Wednesday, October 3, 2012

Secret Girl--#54 finished

This is a tragic and very moving book.  A true story of a well to do family in Baltimore area that has twin girls with one of the twins having hydrocephalus, water on the brain.  This was in the early '60s I believe and just a few years short of the medical improvements for the child.  The family made the decision to have the little girl institutionalized.  The original thought was the girl would at most live a year.  The institutionalizing is upsetting but this was a different time and the mother was a little unstable, okay.  What followed though was an almost total disregard for this child Annie.  The book is written by an older sister that didn't find out until around 12 or 13 that she had a sister in an institution.

Again this is a well to do family, in one passage the author talks about the research she did into where Annie was living.  When Annie was around 4, she had outgrown the newborn and infant care house and needed to be moved.  The family applied for a spot at a state institution but would only pay what they were paying at the infant house.  While the family and director were sending letters back and forth, the mother, father & the oldest--the author--took a trip to Italy & Europe for a couple weeks.  This is a family where on the mother(and maybe both sides) that can trace back to the earliest Americans--a real blue blooded family.  The mother almost never visited her child and the father only rarely--about once a year--all while they were only minutes away.  Again upsetting but family wants to distance themselves--really upsetting but in their shoes and all, but when the state asked about sending Annie into foster care for her benefit on not being in an institution and into a more socially appropriate setting--they refused.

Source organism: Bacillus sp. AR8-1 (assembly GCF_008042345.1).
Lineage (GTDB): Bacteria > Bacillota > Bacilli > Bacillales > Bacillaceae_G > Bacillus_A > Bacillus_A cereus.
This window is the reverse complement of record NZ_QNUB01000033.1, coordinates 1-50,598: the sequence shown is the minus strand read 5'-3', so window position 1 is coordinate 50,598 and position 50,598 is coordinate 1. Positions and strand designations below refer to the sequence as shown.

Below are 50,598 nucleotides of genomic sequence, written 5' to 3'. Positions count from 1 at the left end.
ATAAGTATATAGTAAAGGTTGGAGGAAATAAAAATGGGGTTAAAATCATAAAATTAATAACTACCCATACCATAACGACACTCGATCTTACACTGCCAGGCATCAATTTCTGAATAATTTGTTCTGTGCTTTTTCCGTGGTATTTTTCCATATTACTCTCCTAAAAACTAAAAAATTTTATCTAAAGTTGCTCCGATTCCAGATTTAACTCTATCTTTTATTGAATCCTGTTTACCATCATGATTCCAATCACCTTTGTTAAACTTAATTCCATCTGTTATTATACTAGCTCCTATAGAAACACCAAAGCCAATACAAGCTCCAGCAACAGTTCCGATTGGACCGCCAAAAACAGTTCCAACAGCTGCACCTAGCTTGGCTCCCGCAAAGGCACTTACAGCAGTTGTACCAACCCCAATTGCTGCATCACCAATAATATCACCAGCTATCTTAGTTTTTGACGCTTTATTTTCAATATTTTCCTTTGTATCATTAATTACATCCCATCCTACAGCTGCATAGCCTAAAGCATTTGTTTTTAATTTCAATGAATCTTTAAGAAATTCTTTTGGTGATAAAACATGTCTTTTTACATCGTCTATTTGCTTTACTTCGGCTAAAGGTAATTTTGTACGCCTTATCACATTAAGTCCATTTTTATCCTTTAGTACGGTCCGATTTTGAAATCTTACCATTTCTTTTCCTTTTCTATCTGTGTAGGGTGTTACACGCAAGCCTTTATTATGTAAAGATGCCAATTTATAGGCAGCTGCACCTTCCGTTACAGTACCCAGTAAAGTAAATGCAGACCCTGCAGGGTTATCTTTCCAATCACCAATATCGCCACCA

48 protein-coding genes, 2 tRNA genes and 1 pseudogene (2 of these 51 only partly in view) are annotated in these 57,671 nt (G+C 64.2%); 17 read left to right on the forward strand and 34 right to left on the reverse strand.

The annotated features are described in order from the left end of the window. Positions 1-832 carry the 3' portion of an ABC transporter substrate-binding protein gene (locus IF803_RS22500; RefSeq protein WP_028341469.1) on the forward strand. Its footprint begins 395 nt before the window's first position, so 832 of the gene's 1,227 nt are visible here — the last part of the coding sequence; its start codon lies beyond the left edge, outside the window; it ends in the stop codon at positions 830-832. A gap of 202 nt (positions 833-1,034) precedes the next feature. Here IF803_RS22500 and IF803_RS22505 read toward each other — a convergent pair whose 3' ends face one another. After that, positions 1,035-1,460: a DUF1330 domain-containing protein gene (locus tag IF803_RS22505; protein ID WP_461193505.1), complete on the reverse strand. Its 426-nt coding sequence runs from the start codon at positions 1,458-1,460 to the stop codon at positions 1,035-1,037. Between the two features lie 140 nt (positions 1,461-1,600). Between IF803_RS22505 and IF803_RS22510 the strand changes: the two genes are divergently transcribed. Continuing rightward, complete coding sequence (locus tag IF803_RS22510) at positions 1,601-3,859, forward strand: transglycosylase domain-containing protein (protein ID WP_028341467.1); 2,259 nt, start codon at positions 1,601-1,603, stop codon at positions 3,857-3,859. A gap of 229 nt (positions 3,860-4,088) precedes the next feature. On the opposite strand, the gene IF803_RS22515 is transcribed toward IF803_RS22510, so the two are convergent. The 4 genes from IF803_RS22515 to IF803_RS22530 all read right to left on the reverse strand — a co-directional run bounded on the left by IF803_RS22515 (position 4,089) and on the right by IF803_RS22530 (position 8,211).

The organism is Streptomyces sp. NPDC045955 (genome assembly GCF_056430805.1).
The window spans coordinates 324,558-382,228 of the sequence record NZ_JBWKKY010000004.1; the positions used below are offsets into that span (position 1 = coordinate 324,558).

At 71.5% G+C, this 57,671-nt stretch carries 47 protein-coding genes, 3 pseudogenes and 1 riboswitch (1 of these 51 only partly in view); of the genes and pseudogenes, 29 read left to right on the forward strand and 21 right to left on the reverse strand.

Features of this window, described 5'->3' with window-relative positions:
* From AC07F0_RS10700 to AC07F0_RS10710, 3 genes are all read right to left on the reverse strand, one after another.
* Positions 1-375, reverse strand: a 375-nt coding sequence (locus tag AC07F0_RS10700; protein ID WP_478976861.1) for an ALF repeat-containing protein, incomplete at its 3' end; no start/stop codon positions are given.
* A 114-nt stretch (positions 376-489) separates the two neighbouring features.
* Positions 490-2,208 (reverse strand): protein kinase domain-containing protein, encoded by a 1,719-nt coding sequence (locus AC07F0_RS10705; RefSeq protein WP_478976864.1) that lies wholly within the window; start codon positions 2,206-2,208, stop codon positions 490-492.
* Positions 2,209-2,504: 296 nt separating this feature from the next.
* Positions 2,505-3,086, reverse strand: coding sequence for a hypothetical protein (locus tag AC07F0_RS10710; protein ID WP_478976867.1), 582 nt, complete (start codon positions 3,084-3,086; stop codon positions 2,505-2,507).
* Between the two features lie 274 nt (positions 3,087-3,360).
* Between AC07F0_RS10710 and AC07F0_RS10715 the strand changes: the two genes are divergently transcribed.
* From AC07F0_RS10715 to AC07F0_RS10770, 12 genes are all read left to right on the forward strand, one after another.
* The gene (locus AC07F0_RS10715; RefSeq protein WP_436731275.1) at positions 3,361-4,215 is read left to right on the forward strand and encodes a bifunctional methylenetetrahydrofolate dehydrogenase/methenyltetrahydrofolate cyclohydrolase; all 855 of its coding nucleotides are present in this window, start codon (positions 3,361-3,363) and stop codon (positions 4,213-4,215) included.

After reading these parts of the book, I am really trying my best to not judge the parents.  I certainly don't want to presume hell but that almost seems the case.  Purgatory would be a blessing.  I keep reminding myself that people are complex beyond even our comprehending them and this book only touches on a silver of the lives of the parents so balancing could appear elsewhere in their life--I can only hope for their sake that is the case.

Anyway, the oldest sister was successful in many ways but also screwed up in as many--an alcoholic to the point where it nearly ruined her life.  The author doesn't come out and say it but it seems as though Annie in a way was almost part of the reason she was able to be sober for many years.  Again people are complex and Holly or Brucie as she was also called, was quitting as a lawyer to become a writer, was divorcing her husband and father of their 2 sons and it sounds like it was a bitter divorce as well as she was trying to connect with Annie.  Lots going on and all that.  In the epilogue she mentions one of her sons dying tragically in Africa at age 11 and she became a drunk all over again.  This was also at a time when Annie's health was dropping and eventually Annie died.  A sad sad ending to the story.  This book is a real lesson I think for people to see that all people must be respected.  It had to be a very difficult book for the author to research her sister's life and observe through the research the almost monstrous actions of her parents.

This is a well traveled PBS book, I am the 6th owner and have already posted it.  It is the only copy on the system so I expect it will be moving soon.  I gave some thought to keeping it but again figured that this book was too moving to keep--let it be spread out to others.

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